Credit where it’s due

Long term readers of the blog will be aware that my life is often a shell game. Every simple task seems to take extra steps, backtracking, and at least twice as long as it should. This is a major ongoing frustration for me.

This past week we had a windstorm. A large tree fell across the driveway far enough from the house that I could not see it until leaving for work.

The saw was packed in the wagon, though. It started on the first pull. The tree was light and dry, and Kiddo and I made it to school/work respectively on time.

I took the rail car out both days this weekend. It ran well. I did manage to break the winch on the trailer, but I have a backup manual boat winch. No foul.

I started today with two goals: install a muffler on the rail car, and replace a worn CV axle on the Volvo. I finished both by lunch, uninjured and with only a modicum of cursing.

I used the extra time to finish cutting up and removing the rest of the tree.

I don’t know why things are going well. I would like to credit preparation and experience, but it’s more likely just probability working in my favor. I’m still enjoying it.

I have no photographic evidence of any of this. Instead, here is a flock of pigeons mooching pizza at Salisbury beach.

Don’t make them like they used to. . .

I bought new clothespins this spring. I continue to be one of those odd Yankees who prefers to hang my laundry outside when the weather permits. In our modern ‘green’ society, why does no one encourage this?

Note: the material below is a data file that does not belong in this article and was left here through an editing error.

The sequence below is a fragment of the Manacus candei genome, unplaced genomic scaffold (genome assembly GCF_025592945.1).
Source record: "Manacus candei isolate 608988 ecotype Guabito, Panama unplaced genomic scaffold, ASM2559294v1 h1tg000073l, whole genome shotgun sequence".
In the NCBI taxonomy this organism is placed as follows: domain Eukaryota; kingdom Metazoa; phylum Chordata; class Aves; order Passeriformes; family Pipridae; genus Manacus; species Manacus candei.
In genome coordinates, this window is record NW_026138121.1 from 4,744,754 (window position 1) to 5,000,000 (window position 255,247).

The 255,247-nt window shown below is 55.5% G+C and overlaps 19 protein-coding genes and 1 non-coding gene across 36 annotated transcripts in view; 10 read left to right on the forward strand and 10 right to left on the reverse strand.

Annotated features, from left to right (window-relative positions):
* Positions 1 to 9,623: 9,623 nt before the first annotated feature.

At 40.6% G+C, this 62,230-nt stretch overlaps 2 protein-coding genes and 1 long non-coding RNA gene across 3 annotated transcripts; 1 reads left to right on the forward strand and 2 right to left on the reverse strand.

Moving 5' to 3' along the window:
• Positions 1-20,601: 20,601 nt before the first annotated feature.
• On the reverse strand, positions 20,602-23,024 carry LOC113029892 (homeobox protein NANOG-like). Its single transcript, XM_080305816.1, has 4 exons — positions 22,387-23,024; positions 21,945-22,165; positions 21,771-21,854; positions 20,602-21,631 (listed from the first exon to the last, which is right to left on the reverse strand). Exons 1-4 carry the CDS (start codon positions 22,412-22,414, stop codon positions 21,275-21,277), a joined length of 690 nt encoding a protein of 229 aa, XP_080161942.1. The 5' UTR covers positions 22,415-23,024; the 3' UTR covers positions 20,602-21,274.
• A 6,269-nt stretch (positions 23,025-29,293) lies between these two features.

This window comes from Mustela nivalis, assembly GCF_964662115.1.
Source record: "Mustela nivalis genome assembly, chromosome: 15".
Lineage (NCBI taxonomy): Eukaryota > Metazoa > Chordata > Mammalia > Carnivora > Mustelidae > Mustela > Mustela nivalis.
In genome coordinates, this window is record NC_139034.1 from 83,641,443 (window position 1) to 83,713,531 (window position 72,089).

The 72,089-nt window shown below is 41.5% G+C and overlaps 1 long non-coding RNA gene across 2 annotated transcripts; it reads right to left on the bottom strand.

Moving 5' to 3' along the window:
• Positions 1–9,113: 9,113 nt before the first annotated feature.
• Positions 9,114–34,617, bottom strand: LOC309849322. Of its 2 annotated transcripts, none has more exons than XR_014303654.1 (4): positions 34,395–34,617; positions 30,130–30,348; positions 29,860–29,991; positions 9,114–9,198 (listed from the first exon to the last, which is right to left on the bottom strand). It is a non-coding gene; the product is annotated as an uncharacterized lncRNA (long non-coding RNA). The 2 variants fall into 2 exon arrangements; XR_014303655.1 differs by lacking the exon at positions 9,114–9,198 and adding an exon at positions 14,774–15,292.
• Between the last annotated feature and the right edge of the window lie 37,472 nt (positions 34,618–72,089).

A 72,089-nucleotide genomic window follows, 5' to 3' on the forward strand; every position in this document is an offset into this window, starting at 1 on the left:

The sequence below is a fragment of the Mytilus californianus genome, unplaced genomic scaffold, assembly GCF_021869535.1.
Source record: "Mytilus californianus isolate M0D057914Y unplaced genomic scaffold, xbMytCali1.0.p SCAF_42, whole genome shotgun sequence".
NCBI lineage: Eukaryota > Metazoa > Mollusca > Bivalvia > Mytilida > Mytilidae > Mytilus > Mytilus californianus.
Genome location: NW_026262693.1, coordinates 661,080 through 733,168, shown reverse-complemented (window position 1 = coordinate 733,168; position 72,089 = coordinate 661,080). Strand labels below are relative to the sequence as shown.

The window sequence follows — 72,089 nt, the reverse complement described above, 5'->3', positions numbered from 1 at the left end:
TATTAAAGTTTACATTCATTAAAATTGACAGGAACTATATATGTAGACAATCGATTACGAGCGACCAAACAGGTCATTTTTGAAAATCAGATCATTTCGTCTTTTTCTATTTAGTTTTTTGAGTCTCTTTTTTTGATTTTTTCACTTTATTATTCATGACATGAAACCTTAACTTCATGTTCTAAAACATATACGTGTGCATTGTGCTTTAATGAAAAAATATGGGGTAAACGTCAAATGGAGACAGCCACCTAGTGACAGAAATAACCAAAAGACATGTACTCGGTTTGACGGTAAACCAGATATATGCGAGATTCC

(Side note: my neighborhood forbids clotheslines. They also forbid my antique truck, my RV, and my chickens. They would probably forbid my railcar if it had occurred to them. Due to a legal oversight on the develper’s part, we have accidentally fallen outside the rules. No one has ever tried to make an issue of it.)

Back to the clothespins.

They are simple things; two pieces of wood held together with a sping. They have a curve cut out to go around the clothesline. This makes them grip better and allows them to spin freely when not holding clothes in place.

They don’t last forever. They are untreated wood. If I brought them in when not in use they might last longer, but they are inexpensive. I never bother.

When I hung my laundry today they broke. At least a dozen of this year’s clothespins snapped near the spring and were unusable. Six months of relatively average New England weather did them in. Last year’s pins, though ratty looking, are still functional.

File them under ‘don’t make them like they used to’ I guess. Anyone know where to get high quality clothespins?

End of Trail

“The mountains are calling and I must answer.”

I know not what attracts me to these mountains. They are pretty; they are majestic. I vacationed here as a child. They beckon to me with peace and calm even when out of my sight.

And sometimes, I must go for a hike.

I sit on a small waterfall, the highway invisible but audible through the trees below me. A ski area lies dormant beyond sight to my left, taking a breather between peak-bagging summer vacationers and the craziness of leaf-peeping season.

The stream burbles contentedly above and below me. There are no cars to fix, no lawn to mow, no litter boxes to empty nor laundry to fold. The fire department radio cannot reach me here, even with cellular assistance. Agiocochook looms above as the wind soughs through the branches here at. . .

. . .End of Trail.